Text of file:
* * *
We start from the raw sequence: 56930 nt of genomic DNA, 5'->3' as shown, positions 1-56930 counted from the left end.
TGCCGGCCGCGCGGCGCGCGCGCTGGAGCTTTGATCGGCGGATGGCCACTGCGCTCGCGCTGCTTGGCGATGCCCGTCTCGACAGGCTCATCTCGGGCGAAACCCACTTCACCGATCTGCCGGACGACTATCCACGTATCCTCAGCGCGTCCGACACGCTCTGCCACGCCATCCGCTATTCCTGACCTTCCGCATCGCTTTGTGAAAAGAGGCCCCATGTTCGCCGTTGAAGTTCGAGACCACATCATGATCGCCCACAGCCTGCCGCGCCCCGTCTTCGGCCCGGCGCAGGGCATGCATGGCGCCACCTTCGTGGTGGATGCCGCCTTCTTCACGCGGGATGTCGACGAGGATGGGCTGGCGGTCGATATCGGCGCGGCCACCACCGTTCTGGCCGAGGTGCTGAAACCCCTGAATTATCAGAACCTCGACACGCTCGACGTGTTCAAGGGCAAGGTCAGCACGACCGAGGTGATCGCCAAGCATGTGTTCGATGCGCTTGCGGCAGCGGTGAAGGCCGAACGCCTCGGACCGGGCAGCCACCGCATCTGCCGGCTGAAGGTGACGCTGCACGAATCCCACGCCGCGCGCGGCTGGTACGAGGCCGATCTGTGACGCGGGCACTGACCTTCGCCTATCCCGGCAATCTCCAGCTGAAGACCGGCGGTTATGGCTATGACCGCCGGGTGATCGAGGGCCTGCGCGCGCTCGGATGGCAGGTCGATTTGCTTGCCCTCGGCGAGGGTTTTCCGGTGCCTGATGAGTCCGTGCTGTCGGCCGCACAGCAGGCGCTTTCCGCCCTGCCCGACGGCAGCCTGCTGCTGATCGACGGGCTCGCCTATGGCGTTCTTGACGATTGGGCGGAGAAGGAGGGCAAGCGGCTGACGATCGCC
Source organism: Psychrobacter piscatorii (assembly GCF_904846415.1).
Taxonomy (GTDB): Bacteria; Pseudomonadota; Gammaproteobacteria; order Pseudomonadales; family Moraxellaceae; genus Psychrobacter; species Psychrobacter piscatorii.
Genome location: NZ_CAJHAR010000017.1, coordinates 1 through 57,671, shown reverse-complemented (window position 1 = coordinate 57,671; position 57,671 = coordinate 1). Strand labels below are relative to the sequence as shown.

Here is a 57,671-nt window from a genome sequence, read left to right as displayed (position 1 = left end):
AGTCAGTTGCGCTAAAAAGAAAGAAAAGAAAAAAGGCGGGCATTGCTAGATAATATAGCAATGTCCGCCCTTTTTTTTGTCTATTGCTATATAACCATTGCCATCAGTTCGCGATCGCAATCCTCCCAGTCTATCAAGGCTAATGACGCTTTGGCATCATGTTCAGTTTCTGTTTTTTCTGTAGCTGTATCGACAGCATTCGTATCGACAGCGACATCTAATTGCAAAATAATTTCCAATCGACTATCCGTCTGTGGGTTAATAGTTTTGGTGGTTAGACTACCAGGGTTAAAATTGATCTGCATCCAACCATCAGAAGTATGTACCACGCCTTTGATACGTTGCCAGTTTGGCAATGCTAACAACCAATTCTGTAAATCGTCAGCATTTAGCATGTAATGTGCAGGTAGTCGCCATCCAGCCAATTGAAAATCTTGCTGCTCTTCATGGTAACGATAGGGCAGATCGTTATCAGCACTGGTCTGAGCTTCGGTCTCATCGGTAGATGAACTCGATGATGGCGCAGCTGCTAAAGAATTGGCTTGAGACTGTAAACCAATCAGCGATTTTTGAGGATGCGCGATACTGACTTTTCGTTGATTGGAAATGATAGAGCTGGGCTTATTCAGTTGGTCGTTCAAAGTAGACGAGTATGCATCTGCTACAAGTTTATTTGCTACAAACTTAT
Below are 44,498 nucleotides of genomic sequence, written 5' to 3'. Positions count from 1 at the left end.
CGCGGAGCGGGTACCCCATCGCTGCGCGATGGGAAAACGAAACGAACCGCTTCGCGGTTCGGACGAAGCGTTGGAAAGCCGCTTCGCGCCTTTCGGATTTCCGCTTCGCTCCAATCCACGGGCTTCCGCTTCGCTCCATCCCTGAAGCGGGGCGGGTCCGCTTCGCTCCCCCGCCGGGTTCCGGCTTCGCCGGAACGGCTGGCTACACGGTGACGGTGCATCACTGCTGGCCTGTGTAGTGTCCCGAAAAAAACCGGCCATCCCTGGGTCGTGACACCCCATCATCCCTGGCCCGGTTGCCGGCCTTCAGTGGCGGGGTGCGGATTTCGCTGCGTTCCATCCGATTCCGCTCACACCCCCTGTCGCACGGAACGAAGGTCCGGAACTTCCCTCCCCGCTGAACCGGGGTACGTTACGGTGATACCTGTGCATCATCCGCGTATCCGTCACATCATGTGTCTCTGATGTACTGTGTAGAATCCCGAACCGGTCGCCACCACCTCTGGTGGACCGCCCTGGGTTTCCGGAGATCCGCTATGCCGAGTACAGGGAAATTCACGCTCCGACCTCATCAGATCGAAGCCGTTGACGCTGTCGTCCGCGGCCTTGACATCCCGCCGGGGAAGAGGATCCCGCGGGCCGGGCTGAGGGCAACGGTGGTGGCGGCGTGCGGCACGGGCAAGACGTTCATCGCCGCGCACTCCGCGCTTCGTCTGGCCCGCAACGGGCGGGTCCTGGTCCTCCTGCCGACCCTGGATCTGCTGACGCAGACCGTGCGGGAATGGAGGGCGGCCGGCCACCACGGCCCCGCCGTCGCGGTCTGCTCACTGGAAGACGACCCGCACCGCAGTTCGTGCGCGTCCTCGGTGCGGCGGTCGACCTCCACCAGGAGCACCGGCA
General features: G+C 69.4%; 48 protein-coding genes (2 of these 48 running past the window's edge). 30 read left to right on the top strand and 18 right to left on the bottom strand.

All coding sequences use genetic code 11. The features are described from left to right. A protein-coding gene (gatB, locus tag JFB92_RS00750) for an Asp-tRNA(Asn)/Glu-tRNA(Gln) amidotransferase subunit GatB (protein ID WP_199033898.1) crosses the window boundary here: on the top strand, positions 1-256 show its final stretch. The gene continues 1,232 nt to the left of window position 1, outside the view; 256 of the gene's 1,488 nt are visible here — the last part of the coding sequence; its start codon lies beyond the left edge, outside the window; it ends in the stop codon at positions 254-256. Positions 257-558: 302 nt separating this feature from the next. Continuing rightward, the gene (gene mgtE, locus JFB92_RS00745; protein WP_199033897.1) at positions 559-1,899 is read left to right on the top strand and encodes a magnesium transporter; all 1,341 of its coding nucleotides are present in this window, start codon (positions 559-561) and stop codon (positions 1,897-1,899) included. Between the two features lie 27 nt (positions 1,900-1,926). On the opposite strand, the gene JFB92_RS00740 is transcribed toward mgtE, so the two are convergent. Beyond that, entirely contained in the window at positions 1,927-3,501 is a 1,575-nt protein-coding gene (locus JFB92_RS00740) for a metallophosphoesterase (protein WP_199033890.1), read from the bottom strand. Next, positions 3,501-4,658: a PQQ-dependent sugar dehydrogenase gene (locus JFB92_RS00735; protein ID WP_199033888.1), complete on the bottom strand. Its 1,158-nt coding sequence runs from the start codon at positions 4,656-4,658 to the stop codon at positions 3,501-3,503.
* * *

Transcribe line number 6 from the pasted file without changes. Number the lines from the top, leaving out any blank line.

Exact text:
Here is a 57,671-nt window from a genome sequence, read left to right as displayed (position 1 = left end):